Ex-Anglo boss claims the Financial Regulator and Central Bank were 'fully aware of what we were doing'
Anglo Irish Bank’s former CEO David Drumm said after the bailout that the Financial Regulator and Central Bank were “fully aware of what we were doing” and he would “go public if they deny it and try to protect themselves,” a court heard.
In an e-mail to another senior banker, Mr Drumm also said Anglo had been “encouraged” to engage with other banks to create liquidity during the financial crisis.
The e-mail was shown to the jury during the trial of Mr Drumm, who is accused of taking part in a €7.2 billion conspiracy to defraud.
Mr Drumm (51) is pleading not guilty to conspiring to defraud Anglo investors in 2008 by dishonestly creating the impression that the bank’s customer deposits were larger than they were.
He is alleged to have conspired with former Anglo officials Willie McAteer and John Bowe, as well as then-CEO of Irish Life and Permanent (ILP), Denis Casey, and others.
Mr Drumm also denies false accounting, by providing misleading information to the market.
The case centres on a series of circular billion-euro inter-bank transactions between Anglo and ILP, routed through Irish Life Assurance (ILA). The money was placed back in Anglo and treated as customer deposits, which are considered a better measure of a bank’s strength. Mr Drumm admits he authorised the transactions but denies there was anything dishonest or fraudulent in them.
The email was shown to the jury as Gary McGann, a former non executive director of the bank and chair of the audit committee was giving evidence.
Dublin Circuit Criminal Court heard it was sent to Matt Moran, Anglo’s former Chief Financial Officer on January 14, 2009, after Mr Drumm had left Anglo. The subject of the mail was “Balance Sheet Management.”
In it, Mr Drumm described discussions at Anglo’s board meetings about the “desirability in the prevailing market conditions to manage the balance sheet over the year end (a practice that is common in all banks, credit crunch or not).”
“My memory of these meetings was that it was all about funding and what the bank was going to do to get out of the trouble we were facing, including talking about looking for a strategic partner,” he said.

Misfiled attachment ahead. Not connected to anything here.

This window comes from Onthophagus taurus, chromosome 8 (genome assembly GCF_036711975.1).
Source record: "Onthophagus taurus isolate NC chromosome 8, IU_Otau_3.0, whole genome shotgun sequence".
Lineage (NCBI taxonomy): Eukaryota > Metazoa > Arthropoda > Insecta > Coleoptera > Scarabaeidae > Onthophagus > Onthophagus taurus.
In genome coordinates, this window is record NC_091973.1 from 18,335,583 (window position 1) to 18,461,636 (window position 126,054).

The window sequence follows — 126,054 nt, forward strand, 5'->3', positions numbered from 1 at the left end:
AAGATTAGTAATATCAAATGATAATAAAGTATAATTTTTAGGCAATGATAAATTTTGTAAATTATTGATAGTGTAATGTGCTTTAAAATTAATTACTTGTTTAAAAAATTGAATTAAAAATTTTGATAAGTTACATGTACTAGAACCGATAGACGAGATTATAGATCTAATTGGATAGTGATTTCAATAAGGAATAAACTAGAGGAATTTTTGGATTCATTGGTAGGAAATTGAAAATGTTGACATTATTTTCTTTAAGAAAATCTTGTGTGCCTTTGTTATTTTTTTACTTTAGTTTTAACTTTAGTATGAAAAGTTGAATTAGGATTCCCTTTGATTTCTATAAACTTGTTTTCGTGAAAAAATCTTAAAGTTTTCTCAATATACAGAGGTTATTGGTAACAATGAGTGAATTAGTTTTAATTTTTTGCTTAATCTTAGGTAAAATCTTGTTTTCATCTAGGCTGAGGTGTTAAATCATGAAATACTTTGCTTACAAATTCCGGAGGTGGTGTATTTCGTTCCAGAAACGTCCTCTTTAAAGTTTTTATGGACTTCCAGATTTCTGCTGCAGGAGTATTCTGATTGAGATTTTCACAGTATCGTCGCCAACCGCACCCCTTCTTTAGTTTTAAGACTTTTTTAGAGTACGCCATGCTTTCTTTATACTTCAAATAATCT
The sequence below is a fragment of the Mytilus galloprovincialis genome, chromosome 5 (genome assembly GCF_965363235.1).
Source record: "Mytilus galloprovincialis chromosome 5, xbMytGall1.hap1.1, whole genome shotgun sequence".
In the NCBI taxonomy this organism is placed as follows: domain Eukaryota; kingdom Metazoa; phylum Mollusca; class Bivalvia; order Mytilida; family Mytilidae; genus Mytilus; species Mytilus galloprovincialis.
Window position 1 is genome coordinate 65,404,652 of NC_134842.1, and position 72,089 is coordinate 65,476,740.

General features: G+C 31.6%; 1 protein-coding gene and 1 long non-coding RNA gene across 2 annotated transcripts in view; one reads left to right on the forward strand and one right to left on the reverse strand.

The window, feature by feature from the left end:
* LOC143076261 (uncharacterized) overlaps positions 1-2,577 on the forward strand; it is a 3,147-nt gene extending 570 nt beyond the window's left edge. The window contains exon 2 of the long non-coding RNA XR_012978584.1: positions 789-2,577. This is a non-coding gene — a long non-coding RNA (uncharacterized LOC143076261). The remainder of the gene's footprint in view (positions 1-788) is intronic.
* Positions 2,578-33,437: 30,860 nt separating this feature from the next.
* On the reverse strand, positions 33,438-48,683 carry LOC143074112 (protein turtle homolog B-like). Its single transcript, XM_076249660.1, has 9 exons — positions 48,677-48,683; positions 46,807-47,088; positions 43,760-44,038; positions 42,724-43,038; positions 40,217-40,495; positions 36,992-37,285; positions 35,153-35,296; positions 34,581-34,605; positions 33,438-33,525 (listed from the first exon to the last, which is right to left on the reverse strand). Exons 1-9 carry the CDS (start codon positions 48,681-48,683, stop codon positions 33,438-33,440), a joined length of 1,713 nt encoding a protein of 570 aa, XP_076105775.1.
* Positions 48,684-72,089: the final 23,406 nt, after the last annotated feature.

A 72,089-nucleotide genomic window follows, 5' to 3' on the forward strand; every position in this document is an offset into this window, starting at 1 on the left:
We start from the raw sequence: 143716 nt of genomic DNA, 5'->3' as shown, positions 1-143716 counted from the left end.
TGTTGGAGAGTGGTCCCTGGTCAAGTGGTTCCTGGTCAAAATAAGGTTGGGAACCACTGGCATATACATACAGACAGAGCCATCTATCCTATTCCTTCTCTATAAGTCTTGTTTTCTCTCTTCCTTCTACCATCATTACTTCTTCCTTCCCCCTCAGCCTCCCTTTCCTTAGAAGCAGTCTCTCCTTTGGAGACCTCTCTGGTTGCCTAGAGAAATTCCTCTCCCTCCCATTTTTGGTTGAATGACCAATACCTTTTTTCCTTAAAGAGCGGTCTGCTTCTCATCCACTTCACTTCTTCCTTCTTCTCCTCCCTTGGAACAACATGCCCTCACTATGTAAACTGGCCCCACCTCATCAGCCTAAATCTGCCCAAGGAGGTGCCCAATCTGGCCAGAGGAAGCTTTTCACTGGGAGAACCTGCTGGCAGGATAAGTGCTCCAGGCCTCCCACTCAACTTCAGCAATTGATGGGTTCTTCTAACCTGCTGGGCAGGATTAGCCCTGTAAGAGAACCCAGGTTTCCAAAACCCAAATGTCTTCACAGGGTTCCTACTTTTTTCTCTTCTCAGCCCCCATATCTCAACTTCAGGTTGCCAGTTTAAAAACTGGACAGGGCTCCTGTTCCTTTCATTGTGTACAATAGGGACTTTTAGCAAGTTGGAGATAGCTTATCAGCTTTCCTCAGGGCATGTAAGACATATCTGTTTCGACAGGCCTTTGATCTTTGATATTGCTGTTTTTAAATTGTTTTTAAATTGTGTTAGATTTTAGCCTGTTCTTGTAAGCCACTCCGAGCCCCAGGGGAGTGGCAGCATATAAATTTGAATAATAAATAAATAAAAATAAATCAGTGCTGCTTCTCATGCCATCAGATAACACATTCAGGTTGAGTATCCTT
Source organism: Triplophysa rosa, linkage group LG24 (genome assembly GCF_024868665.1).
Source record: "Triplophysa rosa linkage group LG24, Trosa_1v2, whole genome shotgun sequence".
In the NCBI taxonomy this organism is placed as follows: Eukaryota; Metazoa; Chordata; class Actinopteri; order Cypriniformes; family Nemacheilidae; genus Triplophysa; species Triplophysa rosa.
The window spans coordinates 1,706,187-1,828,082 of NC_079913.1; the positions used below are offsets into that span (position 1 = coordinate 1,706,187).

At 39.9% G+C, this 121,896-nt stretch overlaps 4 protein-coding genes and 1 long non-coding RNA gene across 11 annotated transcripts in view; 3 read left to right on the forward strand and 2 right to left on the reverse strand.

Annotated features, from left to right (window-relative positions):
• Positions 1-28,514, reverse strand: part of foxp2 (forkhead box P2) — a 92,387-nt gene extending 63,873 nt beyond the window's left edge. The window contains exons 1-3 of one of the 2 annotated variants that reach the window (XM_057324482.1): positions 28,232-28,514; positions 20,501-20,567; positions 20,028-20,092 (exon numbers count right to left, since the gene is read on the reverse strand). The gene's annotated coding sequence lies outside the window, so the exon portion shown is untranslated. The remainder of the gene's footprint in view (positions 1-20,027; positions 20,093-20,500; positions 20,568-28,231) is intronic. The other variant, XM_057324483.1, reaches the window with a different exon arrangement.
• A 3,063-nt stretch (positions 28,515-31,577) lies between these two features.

He wrote that he was “asked was I happy ILP wouldn’t let me down.”
He also described meetings with the the Irish Financial Services Regulatory Authority (IFSRA) and Central Bank.
“Willie (McAteer) informed Con (Horan, IFSRA) that we would be doing some balance sheet management over the year end,” Mr Drumm said. “He mentioned taking in some short term deposits.”
Mr Drumm said he “told them the two big boys wouldn’t help us” but they had an “excellent relationship with ILP and they were helping us out.”
“We had been encouraged on a number of occasions, particularly by the Governor who felt strongly about it that we should be engaging with the other Irish banks to find an intra-Ireland market to create some liquidity,” Mr Drumm said in the mail.
“I would relish the opportunity to sit in front of Con and ask him to tell me to my face that he didn’t know about this,” he said.
He said IFSRA and the Central Bank were “fully aware of what we doing to protect ourselves.”
“I’ll go public if they deny it and try to protect themselves,” he added.
Mr McGann told Mary Rose Gearty SC, prosecuting, that he recalled the “customer accounts” discussion about the ILP transactions was among the “wrap up points” of an audit committee meeting of November 18, 2008.
Then Chairman Donal O’Connor was on conference call from Australia and questioned whether it was “window dressing” and Willie McAteer responded that it was “normal banking activity and the regulator and auditor had no issues with it,” Mr McGann said.
Mr McGann told Ms Gearty his understanding of the term window dressing was “making something more appealing than it normally is.”
Mr McGann said the ILP transactions were not raised at the next “proper” meeting on November 24, 2008.
There were e-mails between Mr McGann and Mr O’Connor about the minutes of the November 18 audit committee meeting, and Mr McGann said he would share them with Michael Jacob, another non-executive director who had been at the meeting.
The draft he was shown did not reflect his view of what happened as the transactions were not referred to, he said.
The minutes were later amended.
In cross examination, Mr McGann told Locan Staines BL, defending, that it was “difficult to conjure up” how fraught the time was.
It had felt like “the world was never going to be the same again,” he said.
The trial continues.